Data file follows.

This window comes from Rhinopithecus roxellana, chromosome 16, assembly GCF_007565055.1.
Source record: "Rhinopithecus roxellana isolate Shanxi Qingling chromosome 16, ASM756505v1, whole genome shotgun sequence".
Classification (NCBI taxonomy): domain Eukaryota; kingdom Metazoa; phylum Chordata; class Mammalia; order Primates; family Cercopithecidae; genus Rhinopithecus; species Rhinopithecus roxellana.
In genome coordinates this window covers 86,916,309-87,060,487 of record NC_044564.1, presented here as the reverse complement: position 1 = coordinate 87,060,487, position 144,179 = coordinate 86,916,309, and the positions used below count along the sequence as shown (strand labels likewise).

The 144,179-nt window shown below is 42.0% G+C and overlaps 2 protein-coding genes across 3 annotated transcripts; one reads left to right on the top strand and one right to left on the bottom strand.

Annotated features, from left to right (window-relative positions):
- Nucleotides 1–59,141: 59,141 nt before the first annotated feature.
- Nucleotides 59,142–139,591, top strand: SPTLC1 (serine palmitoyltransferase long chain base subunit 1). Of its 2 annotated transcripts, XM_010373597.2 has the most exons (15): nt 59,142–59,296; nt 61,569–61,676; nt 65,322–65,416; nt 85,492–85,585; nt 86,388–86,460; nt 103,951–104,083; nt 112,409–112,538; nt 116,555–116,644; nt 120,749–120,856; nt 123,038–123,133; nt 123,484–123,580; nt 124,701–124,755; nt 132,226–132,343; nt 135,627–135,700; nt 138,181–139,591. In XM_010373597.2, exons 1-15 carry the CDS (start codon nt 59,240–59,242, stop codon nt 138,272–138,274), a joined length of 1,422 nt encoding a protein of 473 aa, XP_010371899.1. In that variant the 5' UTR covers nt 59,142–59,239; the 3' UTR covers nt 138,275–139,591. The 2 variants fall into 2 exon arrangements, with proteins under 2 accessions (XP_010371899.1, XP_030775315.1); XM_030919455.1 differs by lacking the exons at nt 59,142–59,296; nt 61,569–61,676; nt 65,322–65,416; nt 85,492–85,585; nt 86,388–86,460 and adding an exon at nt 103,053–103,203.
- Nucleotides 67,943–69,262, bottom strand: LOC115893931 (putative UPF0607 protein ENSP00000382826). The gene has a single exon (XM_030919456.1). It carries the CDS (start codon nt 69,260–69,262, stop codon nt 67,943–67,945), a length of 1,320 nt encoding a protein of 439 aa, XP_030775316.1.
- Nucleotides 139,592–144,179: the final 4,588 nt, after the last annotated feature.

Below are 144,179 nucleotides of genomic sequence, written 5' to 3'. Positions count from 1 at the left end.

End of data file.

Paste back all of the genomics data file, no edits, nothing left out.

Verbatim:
This window comes from Rhinopithecus roxellana, chromosome 16, assembly GCF_007565055.1.
Source record: "Rhinopithecus roxellana isolate Shanxi Qingling chromosome 16, ASM756505v1, whole genome shotgun sequence".
Classification (NCBI taxonomy): domain Eukaryota; kingdom Metazoa; phylum Chordata; class Mammalia; order Primates; family Cercopithecidae; genus Rhinopithecus; species Rhinopithecus roxellana.
In genome coordinates this window covers 86,916,309-87,060,487 of record NC_044564.1, presented here as the reverse complement: position 1 = coordinate 87,060,487, position 144,179 = coordinate 86,916,309, and the positions used below count along the sequence as shown (strand labels likewise).

The 144,179-nt window shown below is 42.0% G+C and overlaps 2 protein-coding genes across 3 annotated transcripts; one reads left to right on the top strand and one right to left on the bottom strand.

Annotated features, from left to right (window-relative positions):
- Nucleotides 1–59,141: 59,141 nt before the first annotated feature.
- Nucleotides 59,142–139,591, top strand: SPTLC1 (serine palmitoyltransferase long chain base subunit 1). Of its 2 annotated transcripts, XM_010373597.2 has the most exons (15): nt 59,142–59,296; nt 61,569–61,676; nt 65,322–65,416; nt 85,492–85,585; nt 86,388–86,460; nt 103,951–104,083; nt 112,409–112,538; nt 116,555–116,644; nt 120,749–120,856; nt 123,038–123,133; nt 123,484–123,580; nt 124,701–124,755; nt 132,226–132,343; nt 135,627–135,700; nt 138,181–139,591. In XM_010373597.2, exons 1-15 carry the CDS (start codon nt 59,240–59,242, stop codon nt 138,272–138,274), a joined length of 1,422 nt encoding a protein of 473 aa, XP_010371899.1. In that variant the 5' UTR covers nt 59,142–59,239; the 3' UTR covers nt 138,275–139,591. The 2 variants fall into 2 exon arrangements, with proteins under 2 accessions (XP_010371899.1, XP_030775315.1); XM_030919455.1 differs by lacking the exons at nt 59,142–59,296; nt 61,569–61,676; nt 65,322–65,416; nt 85,492–85,585; nt 86,388–86,460 and adding an exon at nt 103,053–103,203.
- Nucleotides 67,943–69,262, bottom strand: LOC115893931 (putative UPF0607 protein ENSP00000382826). The gene has a single exon (XM_030919456.1). It carries the CDS (start codon nt 69,260–69,262, stop codon nt 67,943–67,945), a length of 1,320 nt encoding a protein of 439 aa, XP_030775316.1.
- Nucleotides 139,592–144,179: the final 4,588 nt, after the last annotated feature.

Below are 144,179 nucleotides of genomic sequence, written 5' to 3'. Positions count from 1 at the left end.